Jean-Claude Carrière gives a short 10-minute interview about working with Buñuel on the film. He talks about being approached by the director on adapting the novel by Joseph Kessel, which he had no interest in as he found the book “cheap” but Buñuel’s insistence and ideas intrigued in so he eventually relented. He talks about the long hours and various scripts, and what came out during the development (the script didn’t really come together until the two finally realized the character was actually a masochist.) Most surprising, as I didn’t know this, is that the fantasies that appear in the film were based on actual fantasies the two had heard from women. He then talks about the producers, Robert and Raymond Hakim, who were basically expecting porn, and how their ignorance of the director actually gave him more freedom, and then finishes off with the film’s release and its success (which, again, Buñuel said people were seeing “for the whores.”) Surprisingly brief but getting a first-hand account on the actual script process for the film makes it a worthwhile addition.
Criterion then includes an archival piece, a 7-minute segment from the French television program Cinéma, which aired in December of 1966 and was filmed on the set of Belle de jour. Here Carrière talks a little about first meeting Buñuel and briefly about his work on this script (not to the extent as he does in the previous feature of course) and the various endings they came up with. Deneuve, who appears very briefly, talks a little about her character and her nervousness about working with Buñuel. Not very deep, and it’s suddenly cut off at the end, but a decent addition if only to hear Deneuve’s thoughts.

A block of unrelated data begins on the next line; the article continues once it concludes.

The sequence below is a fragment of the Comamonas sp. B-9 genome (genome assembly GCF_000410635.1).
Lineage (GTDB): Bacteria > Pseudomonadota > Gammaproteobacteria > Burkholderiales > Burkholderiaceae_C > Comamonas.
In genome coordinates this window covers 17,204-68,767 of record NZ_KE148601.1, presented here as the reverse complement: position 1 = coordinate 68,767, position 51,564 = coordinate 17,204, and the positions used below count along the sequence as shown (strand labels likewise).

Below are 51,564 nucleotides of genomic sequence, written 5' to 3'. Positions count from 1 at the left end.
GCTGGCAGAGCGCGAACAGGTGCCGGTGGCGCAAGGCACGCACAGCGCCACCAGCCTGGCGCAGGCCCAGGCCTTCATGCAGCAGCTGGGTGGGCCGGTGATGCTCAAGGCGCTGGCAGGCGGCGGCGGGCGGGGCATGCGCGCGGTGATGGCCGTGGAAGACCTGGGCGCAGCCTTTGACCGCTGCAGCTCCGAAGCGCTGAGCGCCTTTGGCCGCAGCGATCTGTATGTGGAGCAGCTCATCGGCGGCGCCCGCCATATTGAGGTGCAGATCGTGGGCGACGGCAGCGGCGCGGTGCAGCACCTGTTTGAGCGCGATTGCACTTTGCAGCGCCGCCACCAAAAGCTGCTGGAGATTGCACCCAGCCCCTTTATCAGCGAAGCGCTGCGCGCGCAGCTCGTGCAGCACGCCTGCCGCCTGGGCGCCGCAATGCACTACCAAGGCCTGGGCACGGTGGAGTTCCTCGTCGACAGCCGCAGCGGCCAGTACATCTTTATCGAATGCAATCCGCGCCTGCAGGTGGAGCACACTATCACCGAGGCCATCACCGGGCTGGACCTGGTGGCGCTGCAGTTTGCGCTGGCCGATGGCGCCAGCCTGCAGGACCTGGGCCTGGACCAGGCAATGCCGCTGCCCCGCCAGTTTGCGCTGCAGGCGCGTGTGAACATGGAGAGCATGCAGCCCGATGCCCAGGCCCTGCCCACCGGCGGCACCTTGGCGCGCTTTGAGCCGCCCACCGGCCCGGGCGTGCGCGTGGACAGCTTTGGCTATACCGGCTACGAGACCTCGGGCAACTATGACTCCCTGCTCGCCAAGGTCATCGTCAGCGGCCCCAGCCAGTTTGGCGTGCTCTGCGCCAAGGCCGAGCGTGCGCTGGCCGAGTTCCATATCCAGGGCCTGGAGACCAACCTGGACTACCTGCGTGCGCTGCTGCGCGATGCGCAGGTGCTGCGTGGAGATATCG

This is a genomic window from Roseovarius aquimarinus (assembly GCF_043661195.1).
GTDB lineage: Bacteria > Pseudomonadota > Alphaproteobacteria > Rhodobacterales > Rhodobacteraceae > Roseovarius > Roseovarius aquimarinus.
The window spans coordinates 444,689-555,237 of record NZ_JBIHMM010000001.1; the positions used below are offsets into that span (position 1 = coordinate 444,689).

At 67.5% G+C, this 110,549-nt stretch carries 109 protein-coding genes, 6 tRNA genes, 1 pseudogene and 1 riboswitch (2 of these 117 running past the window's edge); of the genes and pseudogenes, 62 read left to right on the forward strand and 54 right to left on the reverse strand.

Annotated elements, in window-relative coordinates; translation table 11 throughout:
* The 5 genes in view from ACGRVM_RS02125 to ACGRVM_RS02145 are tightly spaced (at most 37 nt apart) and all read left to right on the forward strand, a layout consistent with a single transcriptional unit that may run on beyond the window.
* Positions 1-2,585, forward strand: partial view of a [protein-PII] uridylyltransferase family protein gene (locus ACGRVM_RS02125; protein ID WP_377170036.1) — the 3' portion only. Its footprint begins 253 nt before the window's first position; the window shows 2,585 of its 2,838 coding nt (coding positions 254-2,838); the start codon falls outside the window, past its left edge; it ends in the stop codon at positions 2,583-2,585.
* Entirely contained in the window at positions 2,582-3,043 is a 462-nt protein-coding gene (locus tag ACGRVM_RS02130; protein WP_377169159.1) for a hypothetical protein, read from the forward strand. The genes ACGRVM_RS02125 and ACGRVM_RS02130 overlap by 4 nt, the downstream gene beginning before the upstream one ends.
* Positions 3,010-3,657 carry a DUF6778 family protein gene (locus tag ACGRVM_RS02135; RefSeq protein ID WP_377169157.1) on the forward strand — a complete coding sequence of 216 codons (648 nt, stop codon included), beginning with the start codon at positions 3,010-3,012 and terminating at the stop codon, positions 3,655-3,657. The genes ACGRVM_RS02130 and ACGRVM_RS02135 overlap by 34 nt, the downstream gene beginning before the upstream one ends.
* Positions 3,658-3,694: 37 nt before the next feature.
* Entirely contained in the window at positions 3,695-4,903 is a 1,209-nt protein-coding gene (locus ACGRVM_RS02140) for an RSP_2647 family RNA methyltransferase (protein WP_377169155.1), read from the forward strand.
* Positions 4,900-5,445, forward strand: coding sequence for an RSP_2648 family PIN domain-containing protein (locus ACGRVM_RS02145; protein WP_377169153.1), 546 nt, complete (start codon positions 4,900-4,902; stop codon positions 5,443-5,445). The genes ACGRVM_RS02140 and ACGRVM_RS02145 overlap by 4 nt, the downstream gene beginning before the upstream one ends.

The disc then includes the original French theatrical trailer and then the horrendously bad original American trailer, which makes it look far more sordid than it actually is. The footage for the American trailer also looks to have come from a video, which is odd because the original DVD presented the same trailer and it looked to come from an actual print. It then closes with the not-as-bad-but-still-bad American re-release trailer, which also looks to have come from video.
The booklet then includes a decent essay on the film by Melissa Anderson and a fantastic reprint of excerpts from a collection of interviews with Luis Buñuel, who talks freely about the film and the making of it, and what it was like to work with Deneuve, whom he wasn’t too fond of working with initially (she was thrown on him by the producers.) What I was surprised by is that he does offer some definite points about what goes on in the film (he rejects the idea that any of the brothel sequences are fantasies) but doesn’t offer full closure on other aspects (what does the ending mean? What’s in that box?) A lot of the material in this interview is referenced by Wood in his commentary.
I am a little let down by the material because there isn’t very much, and considering the high regard for the film, and the fact it’s one of Buñuel’s more popular ones, I was expecting more. But in comparison to the previous DVD it is a substantial upgrade. The commentary found here is far better and the video features all manage to offer sharp insights into the film. 7/10